Chairman Dan Wiener and Director of Research Jeff DeMaso offered their thoughts on the influence of stimulus on the recovery, their inflation expectations amid pandemic-distorted data, the health care sector’s role in markets and portfolios, and the potentially wide-ranging impact of infrastructure spending.
In our Q&A segment, Chief Investment Officer Jim Lowell, Vice President Charlie Toole and Research Analyst Liz Laprade answered viewer questions on a gamut of topics. They addressed the direction of interest rates, whether the stock market is overvalued, inflation’s effect on dividend stocks and muni bonds, and Bitcoin, among other topics.
We’ve just experienced stocks’ best 12-month return in over 60 years—to hear our experts’ answers to your most pressing questions about where we go from here, click here to watch now!
This week we’ll suggest four smart (and strategic) ways to give charitably.
1. Direct cash donation. It isn’t the most tax-efficient giving strategy but it is the simplest. Giving cash is often the easiest way to make a charitable contribution, both for you and the charitable organization you’re supporting. From a tax standpoint, cash donations can be deducted from your adjusted gross income (AGI)—up to a limit of 60% of your AGI each year. But in some cases, you may want to look beyond simply sending cash straight to a charity.
2. Stock donations. It’s rewarding (literally) to watch the stocks you own rise in price. Paying the capital gains tax (20% now, possibly heading to 43% or so for the highest earners if the Biden administration’s plans prevail)—not so great. And that’s before we talk about state and local taxes. One way to avoid those taxes is by gifting appreciated stock to a charity directly, rather than pledging the cash from the proceeds. The benefit is twofold: You avoid paying capital gains, and you can deduct the full value of the shares from your taxable income, up to 30% of your AGI in the current tax year.
3. Donor-advised funds (DAFs). This option is almost like having your own personal foundation, combining the ease and simplicity of cash and securities donations with the longevity and flexibility of more complex charitable vehicles. Instead of giving directly to a charity, you contribute cash or highly appreciated stocks to the DAF and receive an immediate tax deduction. Once the DAF is funded, you can direct those funds to charitable organizations immediately or defer making specific grants for a while. In the meantime, the funds can be invested in any of several investment options offered by the DAF and grow tax-free.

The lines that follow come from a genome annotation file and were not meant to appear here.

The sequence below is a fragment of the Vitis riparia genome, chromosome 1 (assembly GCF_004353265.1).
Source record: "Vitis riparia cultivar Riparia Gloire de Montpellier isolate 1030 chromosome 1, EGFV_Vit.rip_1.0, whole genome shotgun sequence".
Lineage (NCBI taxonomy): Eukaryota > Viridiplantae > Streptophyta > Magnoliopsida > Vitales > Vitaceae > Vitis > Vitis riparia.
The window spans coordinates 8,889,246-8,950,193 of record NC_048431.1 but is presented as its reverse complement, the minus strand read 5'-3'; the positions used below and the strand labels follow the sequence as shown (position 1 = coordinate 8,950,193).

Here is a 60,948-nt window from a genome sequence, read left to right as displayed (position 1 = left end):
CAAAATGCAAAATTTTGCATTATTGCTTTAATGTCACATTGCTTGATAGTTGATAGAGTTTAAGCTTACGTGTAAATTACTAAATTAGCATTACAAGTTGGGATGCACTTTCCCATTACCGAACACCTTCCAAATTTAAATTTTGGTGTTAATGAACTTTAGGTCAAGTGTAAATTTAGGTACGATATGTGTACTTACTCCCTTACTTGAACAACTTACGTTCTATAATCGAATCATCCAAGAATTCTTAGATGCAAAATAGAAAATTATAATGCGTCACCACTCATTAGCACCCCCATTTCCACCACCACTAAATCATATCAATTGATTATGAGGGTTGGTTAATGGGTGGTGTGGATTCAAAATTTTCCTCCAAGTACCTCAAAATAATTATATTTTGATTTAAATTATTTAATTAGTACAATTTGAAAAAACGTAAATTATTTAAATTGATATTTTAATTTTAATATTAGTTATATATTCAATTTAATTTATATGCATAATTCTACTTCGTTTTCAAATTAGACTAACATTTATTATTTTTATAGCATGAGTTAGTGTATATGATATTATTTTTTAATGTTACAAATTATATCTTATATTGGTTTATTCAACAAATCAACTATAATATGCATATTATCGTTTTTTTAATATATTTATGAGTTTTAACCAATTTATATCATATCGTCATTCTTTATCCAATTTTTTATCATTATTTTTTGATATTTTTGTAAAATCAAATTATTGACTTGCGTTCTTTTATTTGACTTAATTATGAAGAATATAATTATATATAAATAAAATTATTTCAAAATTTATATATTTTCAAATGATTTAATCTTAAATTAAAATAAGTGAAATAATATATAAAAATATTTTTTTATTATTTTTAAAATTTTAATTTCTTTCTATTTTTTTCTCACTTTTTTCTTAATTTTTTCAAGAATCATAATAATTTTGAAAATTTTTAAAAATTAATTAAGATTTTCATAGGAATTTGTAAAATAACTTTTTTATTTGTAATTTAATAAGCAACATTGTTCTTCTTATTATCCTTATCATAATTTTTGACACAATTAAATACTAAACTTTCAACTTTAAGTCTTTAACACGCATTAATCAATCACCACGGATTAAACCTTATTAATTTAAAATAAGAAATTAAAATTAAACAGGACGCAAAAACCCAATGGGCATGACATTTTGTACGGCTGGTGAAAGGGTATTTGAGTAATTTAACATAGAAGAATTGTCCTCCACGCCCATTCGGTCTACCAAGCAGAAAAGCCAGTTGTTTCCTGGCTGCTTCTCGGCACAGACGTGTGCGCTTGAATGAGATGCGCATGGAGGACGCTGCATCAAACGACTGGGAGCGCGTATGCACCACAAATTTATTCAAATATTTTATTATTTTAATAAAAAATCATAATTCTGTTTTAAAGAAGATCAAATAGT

DAFs are simple to set up and we can help you fund them according to your charitable goals. There are administrative costs, but they tend to be low and are often superseded by the ease and convenience of using a DAF instead of managing individual charitable contributions over the course of the year.
4. Qualified charitable distributions (QCDs). In lieu of taking required minimum distributions (RMDs) from your IRA account, QCDs allow you to trim your tax bill by directing some or all of that cash to a charity—reducing your AGI up to $100,000 ($200,000 if married filing jointly) per year.
In addition to the tax-saving techniques above, charitable giving is a valuable tool for estate planning. Charitable trusts, in particular, are handy for families that anticipate leaving a taxable estate. But they’re complicated and come with substantial administrative costs—so check with your tax, investment and estate planning professionals before taking the leap.
Contact your wealth management team and tax professional if you have questions about charitable giving and your specific situation. We’re happy to help. After all, we are The Planner You Can Talk To.
Strategy Activity Update
Please see below for a summary of the trades we executed over the week through Thursday and our current tactical strategy allocations.
Next week, we’ll get manufacturing and service sector gauges, construction spending and car sales, factory orders and consumer credit, ADP private sector and non-farm payrolls jobs reports.
As always, you can visit www.adviserinvestments.com for our timely and ongoing investment commentary. In the meantime, all of us at Adviser Investments wish you a safe, sound and prosperous investment future.
Please note: This update was prepared on Friday, April 30, 2021, before the market’s close.
This material is distributed for informational purposes only. The investment ideas and opinions contained herein should not be viewed as recommendations or personal investment advice or considered an offer to buy or sell specific securities. Data and statistics contained in this report are obtained from what we believe to be reliable sources; however, their accuracy, completeness or reliability cannot be guaranteed.
Purchases and sales of securities listed above represent all securities bought and sold in each strategy during the period stated. Each strategy’s portfolio generally includes more holdings in addition to the transactions listed above and in some cases the securities listed above may only represent a small portion of the particular strategy’s complete portfolio. Further, the securities listed above are not selected for listing based on their investment performance; thus it should not be assumed that any of the securities listed above were profitable or will be profitable, nor should it be assumed that future recommendations will be profitable. Clients and prospective clients should only make judgements about a strategy’s performance after reviewing the strategy’s composite performance information. There is no assurance that each security listed above will remain in the strategy’s portfolio by the time you have received or read this email. Securities are listed for informational purposes and are not intended as recommendations. Existing investor accounts may not participate in all transactions listed above due to each account’s particular circumstances.